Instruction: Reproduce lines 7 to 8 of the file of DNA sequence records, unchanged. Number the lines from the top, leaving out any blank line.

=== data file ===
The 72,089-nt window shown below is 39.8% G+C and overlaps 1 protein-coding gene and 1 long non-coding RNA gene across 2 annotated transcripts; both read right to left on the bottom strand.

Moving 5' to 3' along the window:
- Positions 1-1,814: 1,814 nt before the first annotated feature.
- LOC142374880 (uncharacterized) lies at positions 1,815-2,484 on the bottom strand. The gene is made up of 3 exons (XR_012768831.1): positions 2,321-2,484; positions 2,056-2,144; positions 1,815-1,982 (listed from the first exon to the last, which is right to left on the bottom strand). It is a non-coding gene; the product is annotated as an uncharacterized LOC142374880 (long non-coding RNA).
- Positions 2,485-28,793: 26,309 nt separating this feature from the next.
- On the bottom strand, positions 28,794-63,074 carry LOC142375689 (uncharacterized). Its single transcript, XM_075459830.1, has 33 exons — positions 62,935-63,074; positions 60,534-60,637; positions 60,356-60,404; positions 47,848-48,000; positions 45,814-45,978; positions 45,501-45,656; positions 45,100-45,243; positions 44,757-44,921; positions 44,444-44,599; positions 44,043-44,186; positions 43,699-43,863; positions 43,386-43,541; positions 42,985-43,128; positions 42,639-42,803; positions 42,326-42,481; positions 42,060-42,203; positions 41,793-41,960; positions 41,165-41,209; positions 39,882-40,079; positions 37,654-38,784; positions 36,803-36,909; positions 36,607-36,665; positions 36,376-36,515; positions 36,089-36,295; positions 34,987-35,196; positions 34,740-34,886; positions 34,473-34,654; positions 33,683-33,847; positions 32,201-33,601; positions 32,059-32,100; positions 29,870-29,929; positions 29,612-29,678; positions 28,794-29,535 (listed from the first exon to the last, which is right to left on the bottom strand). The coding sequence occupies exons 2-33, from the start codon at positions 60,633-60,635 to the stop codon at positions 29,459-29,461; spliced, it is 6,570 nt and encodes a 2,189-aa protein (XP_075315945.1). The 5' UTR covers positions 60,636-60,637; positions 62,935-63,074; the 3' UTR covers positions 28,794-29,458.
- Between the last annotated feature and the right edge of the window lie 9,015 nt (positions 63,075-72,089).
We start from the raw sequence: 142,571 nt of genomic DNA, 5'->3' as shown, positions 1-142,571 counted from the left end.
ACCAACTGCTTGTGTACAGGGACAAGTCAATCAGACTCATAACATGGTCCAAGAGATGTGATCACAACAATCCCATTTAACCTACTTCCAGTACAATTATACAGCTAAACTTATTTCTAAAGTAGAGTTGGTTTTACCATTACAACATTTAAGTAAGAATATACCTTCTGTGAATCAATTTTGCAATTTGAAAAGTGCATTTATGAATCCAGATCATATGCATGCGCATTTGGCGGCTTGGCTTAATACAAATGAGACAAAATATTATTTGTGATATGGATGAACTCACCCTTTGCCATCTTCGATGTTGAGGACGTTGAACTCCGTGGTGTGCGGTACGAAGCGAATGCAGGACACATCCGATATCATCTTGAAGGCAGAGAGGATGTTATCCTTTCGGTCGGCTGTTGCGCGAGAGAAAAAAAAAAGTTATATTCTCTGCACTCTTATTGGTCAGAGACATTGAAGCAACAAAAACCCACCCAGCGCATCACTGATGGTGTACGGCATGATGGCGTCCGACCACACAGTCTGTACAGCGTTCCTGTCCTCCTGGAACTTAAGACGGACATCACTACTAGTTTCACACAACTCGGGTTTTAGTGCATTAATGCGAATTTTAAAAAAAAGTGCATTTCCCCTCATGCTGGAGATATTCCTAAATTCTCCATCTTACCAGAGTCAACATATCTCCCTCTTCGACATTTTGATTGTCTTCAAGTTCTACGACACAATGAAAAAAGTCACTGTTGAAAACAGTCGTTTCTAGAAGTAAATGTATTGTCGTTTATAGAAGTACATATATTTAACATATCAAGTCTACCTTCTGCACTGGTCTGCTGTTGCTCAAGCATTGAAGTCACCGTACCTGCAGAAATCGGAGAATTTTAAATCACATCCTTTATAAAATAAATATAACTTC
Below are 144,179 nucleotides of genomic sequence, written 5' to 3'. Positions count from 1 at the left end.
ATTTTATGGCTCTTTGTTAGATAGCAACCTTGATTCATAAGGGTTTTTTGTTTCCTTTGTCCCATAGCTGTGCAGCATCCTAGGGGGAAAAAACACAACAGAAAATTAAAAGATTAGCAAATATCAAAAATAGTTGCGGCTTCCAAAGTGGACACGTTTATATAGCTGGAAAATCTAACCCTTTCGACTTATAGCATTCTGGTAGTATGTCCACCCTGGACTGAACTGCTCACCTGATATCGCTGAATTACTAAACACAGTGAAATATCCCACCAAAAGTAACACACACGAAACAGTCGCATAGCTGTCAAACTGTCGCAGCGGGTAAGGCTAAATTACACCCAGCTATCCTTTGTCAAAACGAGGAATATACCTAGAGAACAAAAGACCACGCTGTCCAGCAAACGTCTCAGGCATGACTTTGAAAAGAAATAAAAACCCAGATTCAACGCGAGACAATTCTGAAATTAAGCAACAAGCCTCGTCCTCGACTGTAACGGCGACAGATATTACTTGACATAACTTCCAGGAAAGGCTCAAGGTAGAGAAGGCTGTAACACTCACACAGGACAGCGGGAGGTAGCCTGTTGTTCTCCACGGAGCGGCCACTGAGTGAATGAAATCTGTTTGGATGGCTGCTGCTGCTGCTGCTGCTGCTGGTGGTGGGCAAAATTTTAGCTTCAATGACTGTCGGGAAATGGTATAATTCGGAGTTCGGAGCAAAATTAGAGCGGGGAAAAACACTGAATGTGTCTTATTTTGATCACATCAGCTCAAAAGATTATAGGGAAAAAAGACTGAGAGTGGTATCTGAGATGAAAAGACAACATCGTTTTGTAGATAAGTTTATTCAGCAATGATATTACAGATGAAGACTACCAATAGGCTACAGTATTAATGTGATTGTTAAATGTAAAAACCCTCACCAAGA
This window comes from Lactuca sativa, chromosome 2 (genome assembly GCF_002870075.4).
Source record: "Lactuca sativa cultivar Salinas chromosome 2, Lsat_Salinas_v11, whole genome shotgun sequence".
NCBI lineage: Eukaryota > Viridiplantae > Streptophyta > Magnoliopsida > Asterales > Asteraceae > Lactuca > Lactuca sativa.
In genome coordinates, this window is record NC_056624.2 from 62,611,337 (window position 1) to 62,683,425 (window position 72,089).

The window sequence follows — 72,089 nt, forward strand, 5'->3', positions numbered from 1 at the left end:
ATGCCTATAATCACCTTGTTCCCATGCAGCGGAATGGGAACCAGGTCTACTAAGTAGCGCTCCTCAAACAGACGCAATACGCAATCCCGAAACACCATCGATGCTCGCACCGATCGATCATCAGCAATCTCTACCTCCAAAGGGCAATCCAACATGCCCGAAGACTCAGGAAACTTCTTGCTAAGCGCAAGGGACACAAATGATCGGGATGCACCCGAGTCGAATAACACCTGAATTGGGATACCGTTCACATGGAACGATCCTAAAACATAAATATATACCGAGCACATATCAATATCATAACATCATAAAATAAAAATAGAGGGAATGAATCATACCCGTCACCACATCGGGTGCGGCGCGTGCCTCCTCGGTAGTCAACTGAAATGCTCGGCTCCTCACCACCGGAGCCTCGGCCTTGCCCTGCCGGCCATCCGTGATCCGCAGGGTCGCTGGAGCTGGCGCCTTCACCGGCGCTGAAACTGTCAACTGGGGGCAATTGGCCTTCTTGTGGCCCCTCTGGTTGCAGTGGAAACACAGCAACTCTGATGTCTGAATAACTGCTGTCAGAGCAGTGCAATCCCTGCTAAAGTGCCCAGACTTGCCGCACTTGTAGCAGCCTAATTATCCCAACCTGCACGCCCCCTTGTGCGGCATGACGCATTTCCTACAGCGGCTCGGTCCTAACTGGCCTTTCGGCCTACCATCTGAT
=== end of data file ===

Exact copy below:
- Between the last annotated feature and the right edge of the window lie 9,015 nt (positions 63,075-72,089).
We start from the raw sequence: 142,571 nt of genomic DNA, 5'->3' as shown, positions 1-142,571 counted from the left end.